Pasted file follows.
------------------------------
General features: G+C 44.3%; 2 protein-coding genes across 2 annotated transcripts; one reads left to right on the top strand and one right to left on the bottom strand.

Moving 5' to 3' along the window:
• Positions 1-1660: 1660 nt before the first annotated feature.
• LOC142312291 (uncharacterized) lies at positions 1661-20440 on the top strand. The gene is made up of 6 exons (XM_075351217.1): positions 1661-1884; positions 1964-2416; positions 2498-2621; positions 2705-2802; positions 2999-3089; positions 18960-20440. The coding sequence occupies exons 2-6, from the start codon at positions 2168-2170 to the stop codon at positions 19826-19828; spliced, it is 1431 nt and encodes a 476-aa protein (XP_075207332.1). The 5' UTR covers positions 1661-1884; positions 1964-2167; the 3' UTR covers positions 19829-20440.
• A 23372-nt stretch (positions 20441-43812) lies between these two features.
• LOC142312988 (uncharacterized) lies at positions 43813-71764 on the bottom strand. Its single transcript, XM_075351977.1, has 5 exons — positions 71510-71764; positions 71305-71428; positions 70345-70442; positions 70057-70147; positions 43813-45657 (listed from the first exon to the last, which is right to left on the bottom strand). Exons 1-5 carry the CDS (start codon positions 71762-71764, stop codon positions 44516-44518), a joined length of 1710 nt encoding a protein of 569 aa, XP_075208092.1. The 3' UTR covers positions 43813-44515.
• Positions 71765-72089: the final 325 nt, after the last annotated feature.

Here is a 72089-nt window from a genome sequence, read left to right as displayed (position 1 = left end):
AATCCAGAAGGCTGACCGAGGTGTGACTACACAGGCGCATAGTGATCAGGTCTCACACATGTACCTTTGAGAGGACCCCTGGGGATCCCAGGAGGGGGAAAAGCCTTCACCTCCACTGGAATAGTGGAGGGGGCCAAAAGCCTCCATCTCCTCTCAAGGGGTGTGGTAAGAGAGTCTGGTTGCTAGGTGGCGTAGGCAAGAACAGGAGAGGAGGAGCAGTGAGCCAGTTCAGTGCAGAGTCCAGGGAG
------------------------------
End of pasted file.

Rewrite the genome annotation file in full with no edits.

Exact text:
General features: G+C 44.3%; 2 protein-coding genes across 2 annotated transcripts; one reads left to right on the top strand and one right to left on the bottom strand.

Moving 5' to 3' along the window:
• Positions 1-1660: 1660 nt before the first annotated feature.
• LOC142312291 (uncharacterized) lies at positions 1661-20440 on the top strand. The gene is made up of 6 exons (XM_075351217.1): positions 1661-1884; positions 1964-2416; positions 2498-2621; positions 2705-2802; positions 2999-3089; positions 18960-20440. The coding sequence occupies exons 2-6, from the start codon at positions 2168-2170 to the stop codon at positions 19826-19828; spliced, it is 1431 nt and encodes a 476-aa protein (XP_075207332.1). The 5' UTR covers positions 1661-1884; positions 1964-2167; the 3' UTR covers positions 19829-20440.
• A 23372-nt stretch (positions 20441-43812) lies between these two features.
• LOC142312988 (uncharacterized) lies at positions 43813-71764 on the bottom strand. Its single transcript, XM_075351977.1, has 5 exons — positions 71510-71764; positions 71305-71428; positions 70345-70442; positions 70057-70147; positions 43813-45657 (listed from the first exon to the last, which is right to left on the bottom strand). Exons 1-5 carry the CDS (start codon positions 71762-71764, stop codon positions 44516-44518), a joined length of 1710 nt encoding a protein of 569 aa, XP_075208092.1. The 3' UTR covers positions 43813-44515.
• Positions 71765-72089: the final 325 nt, after the last annotated feature.

Here is a 72089-nt window from a genome sequence, read left to right as displayed (position 1 = left end):
AATCCAGAAGGCTGACCGAGGTGTGACTACACAGGCGCATAGTGATCAGGTCTCACACATGTACCTTTGAGAGGACCCCTGGGGATCCCAGGAGGGGGAAAAGCCTTCACCTCCACTGGAATAGTGGAGGGGGCCAAAAGCCTCCATCTCCTCTCAAGGGGTGTGGTAAGAGAGTCTGGTTGCTAGGTGGCGTAGGCAAGAACAGGAGAGGAGGAGCAGTGAGCCAGTTCAGTGCAGAGTCCAGGGAG